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Exploring the world through public transit

A subway platform where many people wait for trains
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If you live in certain areas of the U.S., you probably use public transit every day, or at least every week. Certain pockets of the U.S. have great public transportation options for residents and visitors through subways, buses, and streetcars. But much of the rest of the country doesn’t have extensive public transit, and it can be hard to move between cities or states if you don’t have a car. Buses and trains, such as Greyhound and Amtrak, are options, but can be expensive and take much longer than driving. All this begs the question: what is public transportation like in other parts of the world? How do people move across their cities, to other regions of their country, and even to other countries?

Europe and Asia stand out for their extensive transit options, both within individual countries and across the continents. According to CityLab, while the U.S. and Canada combined see an average of 3.7 million passengers a year on metro networks, Europe sees over 10.7 million passengers annually; in Asia, that number is 26.7 million. Those comparisons are also reflected in the numbers of stations and amount of track across each region: in the U.S., passengers had access to 1,270 metro stations; in Europe, that number rises to 2,950, and 5,200 in Asia.

If you’re looking for a place to travel to where the cost of getting around is cheap, Asia is your best bet: four of the top five cheapest countries for public transit are in South and Southeast Asia, with commutes ranging from $5 to $9 a month. For comparison, some of the most expensive commutes are in Europe, as well as Australia and New Zealand.

Different places also have different ideas about etiquette and accepted behavior. Where in some countries the expectation is that no one talks while riding (Paris, Japan), in others it’s not uncommon for conversations to be happening while buskers or street performers put on a show between stops (New York, Italy). Likewise, in many places, it’s perfectly normal to crowd onto cars until riders are practically (or literally!) on top of each other; in other countries, not so much. This largely (though not always) reflects that culture’s ideas about personal space. Thanking your bus driver, eating on the subway, women-only cars: every country and city has its own approach to etiquette and how riders are expected to act.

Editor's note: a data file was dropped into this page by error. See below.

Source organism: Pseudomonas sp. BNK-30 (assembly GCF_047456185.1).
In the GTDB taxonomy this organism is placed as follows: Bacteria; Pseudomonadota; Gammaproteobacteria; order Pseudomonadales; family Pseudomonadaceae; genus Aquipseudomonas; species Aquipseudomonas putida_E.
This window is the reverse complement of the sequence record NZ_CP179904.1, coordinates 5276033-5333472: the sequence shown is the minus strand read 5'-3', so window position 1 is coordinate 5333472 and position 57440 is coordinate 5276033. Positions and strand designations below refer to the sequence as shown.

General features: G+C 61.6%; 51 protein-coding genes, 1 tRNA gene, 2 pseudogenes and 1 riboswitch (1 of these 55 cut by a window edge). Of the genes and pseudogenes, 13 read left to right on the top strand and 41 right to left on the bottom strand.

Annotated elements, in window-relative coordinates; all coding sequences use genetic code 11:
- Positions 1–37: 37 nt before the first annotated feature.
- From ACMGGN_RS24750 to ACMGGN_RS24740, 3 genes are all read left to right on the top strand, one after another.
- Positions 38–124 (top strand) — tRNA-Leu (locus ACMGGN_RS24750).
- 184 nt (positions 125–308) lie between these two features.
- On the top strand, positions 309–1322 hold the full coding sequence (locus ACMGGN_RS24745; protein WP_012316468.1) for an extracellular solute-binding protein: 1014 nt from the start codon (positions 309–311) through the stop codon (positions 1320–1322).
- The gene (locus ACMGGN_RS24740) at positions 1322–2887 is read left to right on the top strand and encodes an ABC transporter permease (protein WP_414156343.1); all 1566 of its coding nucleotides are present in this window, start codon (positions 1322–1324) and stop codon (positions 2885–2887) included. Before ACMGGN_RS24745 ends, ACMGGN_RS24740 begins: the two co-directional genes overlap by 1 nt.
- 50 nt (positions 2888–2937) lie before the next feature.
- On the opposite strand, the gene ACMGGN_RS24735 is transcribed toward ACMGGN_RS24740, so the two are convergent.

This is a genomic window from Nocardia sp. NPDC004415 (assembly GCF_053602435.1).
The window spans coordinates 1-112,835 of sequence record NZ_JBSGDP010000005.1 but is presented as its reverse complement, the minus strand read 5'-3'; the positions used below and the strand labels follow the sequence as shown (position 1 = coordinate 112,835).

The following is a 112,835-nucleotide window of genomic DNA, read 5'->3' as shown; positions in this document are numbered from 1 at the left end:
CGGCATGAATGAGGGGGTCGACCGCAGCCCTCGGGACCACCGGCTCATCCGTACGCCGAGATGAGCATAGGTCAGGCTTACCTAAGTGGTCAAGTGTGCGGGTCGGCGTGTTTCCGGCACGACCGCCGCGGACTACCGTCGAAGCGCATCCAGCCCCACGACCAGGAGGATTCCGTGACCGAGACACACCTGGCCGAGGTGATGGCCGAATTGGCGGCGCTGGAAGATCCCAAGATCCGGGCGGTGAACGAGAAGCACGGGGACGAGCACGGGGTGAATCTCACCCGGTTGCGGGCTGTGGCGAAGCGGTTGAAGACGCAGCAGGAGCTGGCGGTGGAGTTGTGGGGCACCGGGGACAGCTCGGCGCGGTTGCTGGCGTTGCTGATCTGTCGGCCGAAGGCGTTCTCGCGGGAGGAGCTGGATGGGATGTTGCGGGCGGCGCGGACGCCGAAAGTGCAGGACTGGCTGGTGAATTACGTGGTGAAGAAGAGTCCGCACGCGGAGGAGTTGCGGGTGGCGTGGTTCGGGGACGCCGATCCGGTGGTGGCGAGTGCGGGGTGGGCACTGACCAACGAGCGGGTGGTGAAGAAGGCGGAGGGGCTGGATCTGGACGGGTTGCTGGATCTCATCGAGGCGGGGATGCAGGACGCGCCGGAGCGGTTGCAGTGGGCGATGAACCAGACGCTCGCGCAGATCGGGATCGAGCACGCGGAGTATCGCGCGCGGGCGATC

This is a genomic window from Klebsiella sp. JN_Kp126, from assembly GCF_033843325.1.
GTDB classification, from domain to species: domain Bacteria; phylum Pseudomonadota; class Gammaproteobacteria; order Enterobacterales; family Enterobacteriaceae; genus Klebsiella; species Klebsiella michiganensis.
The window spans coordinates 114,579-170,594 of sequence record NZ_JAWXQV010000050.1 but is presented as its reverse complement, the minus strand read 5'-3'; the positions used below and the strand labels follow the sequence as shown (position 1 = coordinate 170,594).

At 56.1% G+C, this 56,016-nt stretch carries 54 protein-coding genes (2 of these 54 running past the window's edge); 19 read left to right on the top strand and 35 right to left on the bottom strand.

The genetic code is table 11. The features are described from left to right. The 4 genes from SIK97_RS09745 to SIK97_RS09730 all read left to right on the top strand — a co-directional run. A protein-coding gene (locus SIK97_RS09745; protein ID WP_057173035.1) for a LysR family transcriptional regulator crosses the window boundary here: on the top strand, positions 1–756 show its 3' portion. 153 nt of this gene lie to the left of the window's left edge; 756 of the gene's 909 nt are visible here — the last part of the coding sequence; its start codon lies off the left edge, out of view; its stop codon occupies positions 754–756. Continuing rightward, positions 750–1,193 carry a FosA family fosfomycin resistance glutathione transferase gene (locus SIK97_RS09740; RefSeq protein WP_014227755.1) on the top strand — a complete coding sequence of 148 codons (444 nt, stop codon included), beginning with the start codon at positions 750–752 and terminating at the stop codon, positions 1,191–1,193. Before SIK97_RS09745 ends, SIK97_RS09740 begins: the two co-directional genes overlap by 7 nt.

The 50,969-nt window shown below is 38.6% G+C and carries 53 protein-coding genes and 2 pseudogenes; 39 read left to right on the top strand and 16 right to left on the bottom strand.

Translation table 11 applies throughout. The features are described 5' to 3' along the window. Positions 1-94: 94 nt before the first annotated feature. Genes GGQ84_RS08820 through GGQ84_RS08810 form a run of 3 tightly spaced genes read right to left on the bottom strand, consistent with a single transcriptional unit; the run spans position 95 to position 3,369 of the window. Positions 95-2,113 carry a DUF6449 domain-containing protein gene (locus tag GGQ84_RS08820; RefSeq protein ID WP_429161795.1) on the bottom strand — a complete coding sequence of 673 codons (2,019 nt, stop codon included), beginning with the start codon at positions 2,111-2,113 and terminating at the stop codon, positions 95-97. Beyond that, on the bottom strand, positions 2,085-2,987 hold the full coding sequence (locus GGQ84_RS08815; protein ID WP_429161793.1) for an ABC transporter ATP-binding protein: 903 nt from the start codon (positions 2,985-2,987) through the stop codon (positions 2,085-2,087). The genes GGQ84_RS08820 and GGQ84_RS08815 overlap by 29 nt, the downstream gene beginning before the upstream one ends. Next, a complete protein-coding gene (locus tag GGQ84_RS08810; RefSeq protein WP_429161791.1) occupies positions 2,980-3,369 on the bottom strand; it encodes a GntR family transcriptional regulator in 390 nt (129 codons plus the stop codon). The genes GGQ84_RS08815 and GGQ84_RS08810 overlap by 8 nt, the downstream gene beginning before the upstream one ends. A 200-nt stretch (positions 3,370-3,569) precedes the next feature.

Are you looking for a unique public transit experience to tell your friends about? Business Insider highlighted a few of them worth seeking out:

  • In the Philippines, “jeepneys” are fashioned from Willy Jeeps, but with added seats and a roof in order to more closely resemble a bus. What makes them stand out the most, however, are the uniquely colorful paint jobs that adorn each one.
  • In Wuppertal, Germany, riders can experience a monorail that utilizes a suspension railway that gives it an illusion of gliding through the air rather than coasting on tracks.
  • The Maglev in Shanghai is famous for its magnetic levitation technology, which allows it to levitate or hover over the tracks and move at incredible speeds—up to 267 mph!

No matter where you travel, if there is an option for public transportation, use it! Not only are you more likely to save money, but it's the best way to explore a new place. Take an afternoon to ride the metro to a section of the city you've never been to, or a weekend to visit an entirely different country via train. Hop on the bus and watch the neighborhoods pass by, and pick out a few shops or restaurants to come back to. Notice how people conduct themselves while on public transit: do they talk with one another, or quietly keep to themselves? If you're in a place where it's considered acceptable to have conversations on the train or bus, consider striking up a conversation with someone to find out what they like to do around town. Public transportation is a place where people of all backgrounds come together in order to get to their various destinations, and you can learn a lot about the nuances of a city's or region's culture by taking full advantage of it. 

Where have you traveled, and has the public transit system there stood out to you? Did you use rail, tram, or bus? Was it easy to figure out? Tell us about your experiences on Twitter or Facebook, or blog about it right here on CultureReady.

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